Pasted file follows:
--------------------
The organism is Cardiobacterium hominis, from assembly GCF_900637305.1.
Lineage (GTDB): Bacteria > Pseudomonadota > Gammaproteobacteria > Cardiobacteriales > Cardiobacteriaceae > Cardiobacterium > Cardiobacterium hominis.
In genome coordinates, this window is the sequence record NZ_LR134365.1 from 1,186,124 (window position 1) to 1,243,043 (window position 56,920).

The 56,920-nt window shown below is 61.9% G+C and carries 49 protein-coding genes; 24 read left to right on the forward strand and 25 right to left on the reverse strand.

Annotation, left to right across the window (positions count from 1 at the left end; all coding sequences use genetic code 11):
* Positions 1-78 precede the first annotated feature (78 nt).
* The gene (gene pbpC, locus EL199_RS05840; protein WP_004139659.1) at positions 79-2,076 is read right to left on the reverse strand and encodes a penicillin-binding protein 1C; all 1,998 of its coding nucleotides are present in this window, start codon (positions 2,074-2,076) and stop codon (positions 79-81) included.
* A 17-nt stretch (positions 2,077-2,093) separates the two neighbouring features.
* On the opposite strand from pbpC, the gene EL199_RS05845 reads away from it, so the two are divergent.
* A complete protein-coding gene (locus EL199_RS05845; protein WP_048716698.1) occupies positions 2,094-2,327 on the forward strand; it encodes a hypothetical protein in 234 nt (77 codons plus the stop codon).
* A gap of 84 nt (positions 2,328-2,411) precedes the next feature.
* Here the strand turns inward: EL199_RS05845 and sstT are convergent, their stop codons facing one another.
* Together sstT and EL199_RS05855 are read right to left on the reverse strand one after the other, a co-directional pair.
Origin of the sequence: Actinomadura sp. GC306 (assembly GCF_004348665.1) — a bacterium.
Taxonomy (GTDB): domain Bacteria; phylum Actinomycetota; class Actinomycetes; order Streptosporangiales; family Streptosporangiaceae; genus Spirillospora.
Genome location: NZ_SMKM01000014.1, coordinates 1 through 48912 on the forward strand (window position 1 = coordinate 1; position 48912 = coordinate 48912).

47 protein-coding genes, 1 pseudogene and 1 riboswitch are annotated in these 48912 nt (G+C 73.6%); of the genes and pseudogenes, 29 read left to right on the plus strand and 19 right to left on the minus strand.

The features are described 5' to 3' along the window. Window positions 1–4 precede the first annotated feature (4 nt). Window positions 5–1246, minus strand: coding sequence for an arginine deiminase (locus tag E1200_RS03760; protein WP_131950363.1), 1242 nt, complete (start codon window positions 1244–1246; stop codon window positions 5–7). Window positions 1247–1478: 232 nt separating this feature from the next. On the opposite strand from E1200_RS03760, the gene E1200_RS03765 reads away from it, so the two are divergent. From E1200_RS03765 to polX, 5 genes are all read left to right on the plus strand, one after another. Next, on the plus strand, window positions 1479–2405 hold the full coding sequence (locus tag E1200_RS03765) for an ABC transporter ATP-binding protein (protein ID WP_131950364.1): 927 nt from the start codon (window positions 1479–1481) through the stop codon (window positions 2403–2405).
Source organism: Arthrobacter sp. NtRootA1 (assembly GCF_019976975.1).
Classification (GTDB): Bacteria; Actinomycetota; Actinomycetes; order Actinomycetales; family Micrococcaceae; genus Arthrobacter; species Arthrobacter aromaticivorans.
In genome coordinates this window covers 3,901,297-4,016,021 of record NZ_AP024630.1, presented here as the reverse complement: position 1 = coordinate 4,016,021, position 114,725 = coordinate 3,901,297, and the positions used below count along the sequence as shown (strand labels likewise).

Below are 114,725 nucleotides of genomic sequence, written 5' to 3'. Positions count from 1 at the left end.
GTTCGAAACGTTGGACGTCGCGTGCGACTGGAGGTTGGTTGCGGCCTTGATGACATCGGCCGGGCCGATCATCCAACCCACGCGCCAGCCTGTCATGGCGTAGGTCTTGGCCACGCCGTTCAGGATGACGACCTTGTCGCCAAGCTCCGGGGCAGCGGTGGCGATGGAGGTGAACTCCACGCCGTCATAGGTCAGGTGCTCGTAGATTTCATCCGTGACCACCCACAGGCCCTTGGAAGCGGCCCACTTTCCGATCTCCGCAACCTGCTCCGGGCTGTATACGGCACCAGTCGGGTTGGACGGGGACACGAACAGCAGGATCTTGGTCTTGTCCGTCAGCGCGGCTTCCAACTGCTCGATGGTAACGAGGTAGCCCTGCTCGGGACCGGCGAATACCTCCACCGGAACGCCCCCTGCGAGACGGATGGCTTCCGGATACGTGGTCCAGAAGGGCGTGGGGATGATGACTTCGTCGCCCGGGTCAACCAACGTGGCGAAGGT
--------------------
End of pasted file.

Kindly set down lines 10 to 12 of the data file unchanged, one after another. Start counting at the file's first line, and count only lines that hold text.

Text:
* A complete protein-coding gene (locus EL199_RS05845; protein WP_048716698.1) occupies positions 2,094-2,327 on the forward strand; it encodes a hypothetical protein in 234 nt (77 codons plus the stop codon).
* A gap of 84 nt (positions 2,328-2,411) precedes the next feature.
* Here the strand turns inward: EL199_RS05845 and sstT are convergent, their stop codons facing one another.